Many restaurant owners fail to check former employers because personality conflicts often influence references at small, independent restaurants, and some owners give bad reviews because they are unhappy that valued employees seek work elsewhere. Busy chefs and restaurant managers often resent the time demands of giving references and answering detailed questionnaires. However, you could be liable for injuries or damages if you fail to exercise due diligence and check references. Employment practices have changed in the last few decades. Checking references is so easy that employers are now held to higher standards.

  • At a minimum, owners should try to confirm employment dates, job positions and the candidates’ reasons for leaving former jobs.
  • Background checks have become increasingly important to determine personal character, criminal records and the financial responsibility of prospective staff, especially people who will handle money.
  • Explore the timetables of employment histories and ask about any significant gaps. Remember that both men and women stay home to raise children.
  • Restaurant employment services and companies that provide background checks often provide cost-benefit ratios for medium- and large-sized restaurants, helping to find the best candidates for all restaurant positions.

Tips and IRS Reporting

Restaurants that hire servers can pay less than minimum wage, and these companies must report tip income as part of an employee’s compensation. Be sure to study the applicable regulations, and report tip income accurately so that the right withholding figures get deducted from pay. The IRS has cracked down on under-reporting. The IRS can use comparisons between credit card tips and overall sales to spot inconsistent and fraudulent tip reporting. As an employer, your restaurant could be liable for back taxes if tipped employees are audited.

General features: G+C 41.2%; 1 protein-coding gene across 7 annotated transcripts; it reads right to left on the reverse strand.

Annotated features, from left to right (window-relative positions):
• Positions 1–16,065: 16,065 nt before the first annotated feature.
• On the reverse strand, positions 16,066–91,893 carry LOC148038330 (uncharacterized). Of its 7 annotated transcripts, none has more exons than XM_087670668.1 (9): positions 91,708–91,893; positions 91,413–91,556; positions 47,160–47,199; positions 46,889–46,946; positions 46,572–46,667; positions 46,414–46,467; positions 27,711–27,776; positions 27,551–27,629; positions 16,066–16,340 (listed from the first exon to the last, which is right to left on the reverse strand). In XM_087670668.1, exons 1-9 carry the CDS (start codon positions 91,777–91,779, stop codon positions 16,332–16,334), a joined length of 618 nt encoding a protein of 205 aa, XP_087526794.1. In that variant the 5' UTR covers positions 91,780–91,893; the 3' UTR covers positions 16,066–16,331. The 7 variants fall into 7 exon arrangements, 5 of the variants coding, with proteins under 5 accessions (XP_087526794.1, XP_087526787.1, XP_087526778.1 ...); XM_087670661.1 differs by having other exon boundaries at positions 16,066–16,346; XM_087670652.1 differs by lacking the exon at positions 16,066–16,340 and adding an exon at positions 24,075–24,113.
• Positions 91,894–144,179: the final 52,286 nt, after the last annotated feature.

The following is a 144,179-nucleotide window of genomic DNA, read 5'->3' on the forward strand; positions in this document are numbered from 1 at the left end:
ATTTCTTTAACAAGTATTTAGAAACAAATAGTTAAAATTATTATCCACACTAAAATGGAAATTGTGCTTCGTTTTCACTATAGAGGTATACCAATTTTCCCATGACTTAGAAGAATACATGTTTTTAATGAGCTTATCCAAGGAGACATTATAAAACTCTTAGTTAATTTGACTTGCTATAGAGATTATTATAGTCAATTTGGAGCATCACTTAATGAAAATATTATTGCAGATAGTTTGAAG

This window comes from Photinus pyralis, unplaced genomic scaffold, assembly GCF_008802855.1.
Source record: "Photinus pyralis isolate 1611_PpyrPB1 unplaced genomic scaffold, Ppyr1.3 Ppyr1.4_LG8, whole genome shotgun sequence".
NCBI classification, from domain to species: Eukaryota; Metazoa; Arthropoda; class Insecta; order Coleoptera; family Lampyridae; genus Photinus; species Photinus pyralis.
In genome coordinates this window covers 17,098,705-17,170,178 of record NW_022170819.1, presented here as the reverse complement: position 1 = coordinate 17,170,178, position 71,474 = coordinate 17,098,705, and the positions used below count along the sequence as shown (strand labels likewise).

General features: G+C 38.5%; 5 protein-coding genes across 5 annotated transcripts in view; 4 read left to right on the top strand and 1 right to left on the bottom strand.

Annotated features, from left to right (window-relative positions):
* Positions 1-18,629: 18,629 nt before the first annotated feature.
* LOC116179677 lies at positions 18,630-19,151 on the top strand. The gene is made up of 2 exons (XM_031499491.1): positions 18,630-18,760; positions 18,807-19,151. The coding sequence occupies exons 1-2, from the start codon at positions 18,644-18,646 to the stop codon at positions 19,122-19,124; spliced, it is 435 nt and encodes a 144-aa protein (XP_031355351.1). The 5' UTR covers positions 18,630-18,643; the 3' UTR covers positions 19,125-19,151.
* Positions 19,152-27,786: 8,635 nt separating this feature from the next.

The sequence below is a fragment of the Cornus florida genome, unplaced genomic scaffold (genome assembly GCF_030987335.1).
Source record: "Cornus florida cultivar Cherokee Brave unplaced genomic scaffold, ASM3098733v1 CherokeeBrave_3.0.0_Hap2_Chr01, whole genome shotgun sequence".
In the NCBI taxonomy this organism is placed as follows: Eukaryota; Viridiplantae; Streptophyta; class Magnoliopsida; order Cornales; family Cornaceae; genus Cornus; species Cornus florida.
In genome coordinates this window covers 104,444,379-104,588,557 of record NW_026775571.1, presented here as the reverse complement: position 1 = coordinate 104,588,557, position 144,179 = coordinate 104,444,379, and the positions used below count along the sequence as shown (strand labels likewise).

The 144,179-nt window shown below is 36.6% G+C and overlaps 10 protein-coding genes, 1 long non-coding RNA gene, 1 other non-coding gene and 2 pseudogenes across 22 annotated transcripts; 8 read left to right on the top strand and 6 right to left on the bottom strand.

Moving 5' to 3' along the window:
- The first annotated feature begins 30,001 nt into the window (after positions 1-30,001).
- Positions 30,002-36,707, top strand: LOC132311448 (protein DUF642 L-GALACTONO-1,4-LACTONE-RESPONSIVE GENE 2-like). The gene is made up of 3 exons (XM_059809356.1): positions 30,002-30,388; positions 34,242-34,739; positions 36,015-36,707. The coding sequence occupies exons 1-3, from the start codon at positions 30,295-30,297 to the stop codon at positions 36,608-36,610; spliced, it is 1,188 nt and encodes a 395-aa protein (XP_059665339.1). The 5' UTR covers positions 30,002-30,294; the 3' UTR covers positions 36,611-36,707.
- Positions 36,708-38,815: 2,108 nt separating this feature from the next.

The Job Interview and Compatibility Issues

Personal rapport and compatibility play an important role in work harmony. Even the most qualified candidates could display arrogant habits that make working with them unpleasant. The problem is that owners often choose people they like without giving equal weight to background information. Consider the following information along with personal rapport:

  • The candidate’s previous responsibilities indicate the level of trust that former employers accorded the job seeker.
  • Good applicants display enthusiasm and respect, provide professional resumes and fill out their applications neatly and completely.
  • Ask open-ended questions in the interview that encourage the applicants to do most of the talking.
  • Avoid any inappropriate questions that violate federal, state and local hiring regulations. Questions should avoid personal topics such as sexual orientation, race, religion and national background.
  • Only disabilities relevant to performing the job should affect employment decisions.

Organized hiring strategies increase the chances of making good hires, so take the time to orchestrate hiring efforts, and consider using third-party employment services and vendors that run background checks.

Good outcomes in hiring staff depend on the level of investment you put into the process. It is always better to be ready for anything with staffing. New restaurant owners might want to hire a few more employees than they need because staffing new restaurants usually results in some compatibility and performance issues. Some employees take longer to learn, so consider whether additional training or termination works best under the circumstances, keeping in mind how expensive it is to hire new help. But go about the process methodically, because a restaurant is only as good as the people who work there.